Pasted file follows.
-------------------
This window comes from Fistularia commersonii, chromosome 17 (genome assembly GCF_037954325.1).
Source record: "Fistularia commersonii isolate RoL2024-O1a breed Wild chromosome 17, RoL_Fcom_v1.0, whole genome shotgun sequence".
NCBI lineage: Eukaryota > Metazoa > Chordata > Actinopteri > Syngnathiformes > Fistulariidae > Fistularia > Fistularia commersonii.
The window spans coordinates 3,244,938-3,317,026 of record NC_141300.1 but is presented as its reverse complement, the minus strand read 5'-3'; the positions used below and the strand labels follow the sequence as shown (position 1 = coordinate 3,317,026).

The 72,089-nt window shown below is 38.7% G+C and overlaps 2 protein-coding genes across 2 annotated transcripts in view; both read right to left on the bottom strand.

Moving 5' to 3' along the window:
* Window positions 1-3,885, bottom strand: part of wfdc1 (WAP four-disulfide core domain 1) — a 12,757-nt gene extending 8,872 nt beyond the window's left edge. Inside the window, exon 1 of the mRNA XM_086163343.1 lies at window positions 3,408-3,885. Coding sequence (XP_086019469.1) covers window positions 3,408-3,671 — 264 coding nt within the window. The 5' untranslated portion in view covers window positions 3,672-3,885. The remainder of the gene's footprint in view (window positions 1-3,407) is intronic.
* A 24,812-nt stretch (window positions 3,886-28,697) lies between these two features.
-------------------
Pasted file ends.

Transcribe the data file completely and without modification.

This window comes from Fistularia commersonii, chromosome 17 (genome assembly GCF_037954325.1).
Source record: "Fistularia commersonii isolate RoL2024-O1a breed Wild chromosome 17, RoL_Fcom_v1.0, whole genome shotgun sequence".
NCBI lineage: Eukaryota > Metazoa > Chordata > Actinopteri > Syngnathiformes > Fistulariidae > Fistularia > Fistularia commersonii.
The window spans coordinates 3,244,938-3,317,026 of record NC_141300.1 but is presented as its reverse complement, the minus strand read 5'-3'; the positions used below and the strand labels follow the sequence as shown (position 1 = coordinate 3,317,026).

The 72,089-nt window shown below is 38.7% G+C and overlaps 2 protein-coding genes across 2 annotated transcripts in view; both read right to left on the bottom strand.

Moving 5' to 3' along the window:
* Window positions 1-3,885, bottom strand: part of wfdc1 (WAP four-disulfide core domain 1) — a 12,757-nt gene extending 8,872 nt beyond the window's left edge. Inside the window, exon 1 of the mRNA XM_086163343.1 lies at window positions 3,408-3,885. Coding sequence (XP_086019469.1) covers window positions 3,408-3,671 — 264 coding nt within the window. The 5' untranslated portion in view covers window positions 3,672-3,885. The remainder of the gene's footprint in view (window positions 1-3,407) is intronic.
* A 24,812-nt stretch (window positions 3,886-28,697) lies between these two features.